Watch out, everyone: George Floyd’s family wants more money and attention.
The family of George Floyd is preparing a $250 million defamation lawsuit against Kanye West over false [Editor’s note: True] comments he made about Floyd’s death during an appearance on the Drink Champs podcast.
Roxie Washington, the mother of Floyd’s only daughter Gianna, intends to sue West, his business partners, and his associates for harassment, misappropriation, defamation, and infliction of emotional distress, according to a statement released on Tuesday. The family is seeking $250 million in damages.
During the podcast, West asserted the false [true] claim that Floyd died from fentanyl. “I watched the George Floyd documentary that Candace Owens put out… They hit him with the fentanyl. If you look, the guy’s knee wasn’t even on his neck like that,” West said.
Floyd’s family may have cared about him so little they abandoned his personal possessions after his death, but now they are very concerned about the George Floyd myth, or at least they money they can make by defending it.
And the George Floyd myth, as it is repeated over and over and over, takes a very specific form: Last summer, the Ad Council put out an ad centered on a phrase you have probably head before. Maybe you’ve heard it twice. Or ten times. Or a hundred.
Whoa! Did you see that twist at the end coming? Who’d have expected that George Floyd would be the gentle giant?
Well, you probably did expect it, actually. Most people have been convinced by the media’s portrayal of Floyd that he was big and benign; humongous and harmless; towering and tame. Well, except for that time he broke into a woman’s home and pointed a gun at her stomach while his friends looked for stuff to rob. Or that time he committed armed robbery in Houston.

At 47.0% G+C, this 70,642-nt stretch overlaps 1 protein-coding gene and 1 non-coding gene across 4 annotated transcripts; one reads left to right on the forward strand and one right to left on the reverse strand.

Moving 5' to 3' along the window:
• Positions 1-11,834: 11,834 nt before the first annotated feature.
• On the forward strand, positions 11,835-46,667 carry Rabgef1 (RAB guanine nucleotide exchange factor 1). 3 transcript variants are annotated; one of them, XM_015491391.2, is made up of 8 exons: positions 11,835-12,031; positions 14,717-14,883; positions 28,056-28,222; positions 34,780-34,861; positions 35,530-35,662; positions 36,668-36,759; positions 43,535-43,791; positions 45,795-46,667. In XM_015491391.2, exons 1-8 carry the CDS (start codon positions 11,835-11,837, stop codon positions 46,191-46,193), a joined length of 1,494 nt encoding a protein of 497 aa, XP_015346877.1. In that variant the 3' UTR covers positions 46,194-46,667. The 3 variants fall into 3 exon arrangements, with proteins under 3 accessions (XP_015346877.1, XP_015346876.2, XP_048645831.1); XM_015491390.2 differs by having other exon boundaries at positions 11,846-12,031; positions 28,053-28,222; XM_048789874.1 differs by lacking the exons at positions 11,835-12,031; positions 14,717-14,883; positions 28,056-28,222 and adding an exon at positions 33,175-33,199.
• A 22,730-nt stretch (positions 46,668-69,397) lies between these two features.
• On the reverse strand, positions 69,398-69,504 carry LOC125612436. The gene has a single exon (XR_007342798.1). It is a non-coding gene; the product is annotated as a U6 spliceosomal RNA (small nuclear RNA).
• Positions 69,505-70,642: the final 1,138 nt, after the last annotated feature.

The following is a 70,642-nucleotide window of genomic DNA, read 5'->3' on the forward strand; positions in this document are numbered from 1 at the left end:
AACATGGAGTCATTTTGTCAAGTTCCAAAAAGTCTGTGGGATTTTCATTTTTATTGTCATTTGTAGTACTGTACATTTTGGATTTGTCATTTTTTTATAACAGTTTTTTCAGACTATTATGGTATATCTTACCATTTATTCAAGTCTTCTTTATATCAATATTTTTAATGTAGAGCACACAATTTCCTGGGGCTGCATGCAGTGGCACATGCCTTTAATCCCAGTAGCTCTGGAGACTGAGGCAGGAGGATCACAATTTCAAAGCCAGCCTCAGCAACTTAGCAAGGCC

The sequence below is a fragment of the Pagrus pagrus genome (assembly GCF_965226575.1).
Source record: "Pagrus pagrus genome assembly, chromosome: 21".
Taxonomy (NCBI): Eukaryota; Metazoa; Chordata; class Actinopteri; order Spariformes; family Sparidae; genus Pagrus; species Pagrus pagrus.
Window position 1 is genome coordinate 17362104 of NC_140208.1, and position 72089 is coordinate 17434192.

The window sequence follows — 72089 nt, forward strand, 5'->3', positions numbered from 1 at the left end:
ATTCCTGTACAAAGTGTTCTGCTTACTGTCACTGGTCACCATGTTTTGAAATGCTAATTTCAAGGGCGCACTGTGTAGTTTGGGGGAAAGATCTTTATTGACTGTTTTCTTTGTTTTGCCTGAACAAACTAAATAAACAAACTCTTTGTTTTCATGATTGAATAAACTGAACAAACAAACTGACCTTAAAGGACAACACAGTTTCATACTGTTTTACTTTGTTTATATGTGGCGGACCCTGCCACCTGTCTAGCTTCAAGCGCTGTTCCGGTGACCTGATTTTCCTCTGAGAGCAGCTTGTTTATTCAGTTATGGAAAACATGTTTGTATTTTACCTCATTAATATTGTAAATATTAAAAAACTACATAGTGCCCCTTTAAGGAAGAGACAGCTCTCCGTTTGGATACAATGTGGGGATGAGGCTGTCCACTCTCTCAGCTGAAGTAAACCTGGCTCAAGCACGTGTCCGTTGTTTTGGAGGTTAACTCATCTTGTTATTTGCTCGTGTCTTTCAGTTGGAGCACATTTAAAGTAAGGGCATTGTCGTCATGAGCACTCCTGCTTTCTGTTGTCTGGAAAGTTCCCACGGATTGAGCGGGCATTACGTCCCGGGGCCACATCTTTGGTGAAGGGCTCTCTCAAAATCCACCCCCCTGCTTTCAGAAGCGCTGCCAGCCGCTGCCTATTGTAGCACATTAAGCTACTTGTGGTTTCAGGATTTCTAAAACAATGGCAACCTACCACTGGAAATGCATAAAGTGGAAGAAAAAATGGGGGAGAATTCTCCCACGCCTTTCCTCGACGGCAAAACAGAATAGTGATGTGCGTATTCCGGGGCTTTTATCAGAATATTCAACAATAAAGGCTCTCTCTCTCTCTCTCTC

But forget about those incidents — at least until the $250 million check from Kanye clears. George Floyd is called a “gentle giant” so often it might as well be his Homeric epithet.
Only one problem: there’s already a violent criminal whose Homeric epithet is “the gentle giant.” Before moving to his current location of “an early grave,” Michael Brown was throwing his gentleness all over the town of Ferguson, Missouri.
Sometimes, Michael Brown’s gentleness could be misunderstood. Many attacked him for robbing a convenience store and roughing up the owner just a few minutes before charging Officer Darren Wilson and getting shot for his trouble. But has anybody praised him for how gently he did it?
But wait! Brown and Floyd aren’t even the only Gentle Giants to be national news stories. Joining them to form the Holy Trinity of gentleness is one Eric Garner, who you may recall as the guy who started the whole “I Can’t Breathe” thing by (gently, giantly) resisting arrest when police tried to stop his latest offense in a life of petty crime.
Before he was a dead giant, the 6’3, 350-lb Garner was (you guessed it!) “also known as a peacemaker and a gentle giant.” It’s a real shame the police targeted this peacemaking gentle giant for arrest thirty separate times, including for assault.
The “gentle giant” has become a stock character of American life. Specifically, as a warning sign. If the giant is gentle, he might just be mental!
In 2016, black extremist Gavin Eugene Long murdered three Baton Rouge police officers. Long’s killing spree was driven by a desire to avenge Alton Sterling, recently killed by police. You can probably take a guess how Sterling’s family described him:
Sandra Sterling told Camerota that her nephew was, “like a gentle giant.” Police responded to reports that a man outside a convenience store had threatened a passerby with a gun, and the ensuing altercation resulted in Sterling being shot by police after being tased and tackled hard to the ground.
While police can be heard on the video claiming, “He’s got a gun!” Sandra Sterling refuted those claims.
“My nephew would never have a gun,” she said to Camerota Wednesday. “He was on probation, but he was taken off. But in the state of Louisiana you can not carry a weapon because of his previous incident. He can not carry a weapon.” She was careful to note that Alton Sterling did not have a history of violence, though would not directly name that crime for which he had previously been sentenced.
As it happens, the DOJ discovered that Alton Sterling was actually carrying a weapon. Intrepid reporters, meanwhile, found Sterling’s criminal history, including multiple burglaries, simple battery, public intimidation, domestic violence, weapons charges, resisting arrest, and committing statutory rape on a minor.
In Madison, Wisconsin, activists are still trying to get a cop imprisoned for shooting teenager Tony Robinson to death seven years ago. After all, he was… wait for it:
Uh oh! It’s that phrase again. You know where this is going: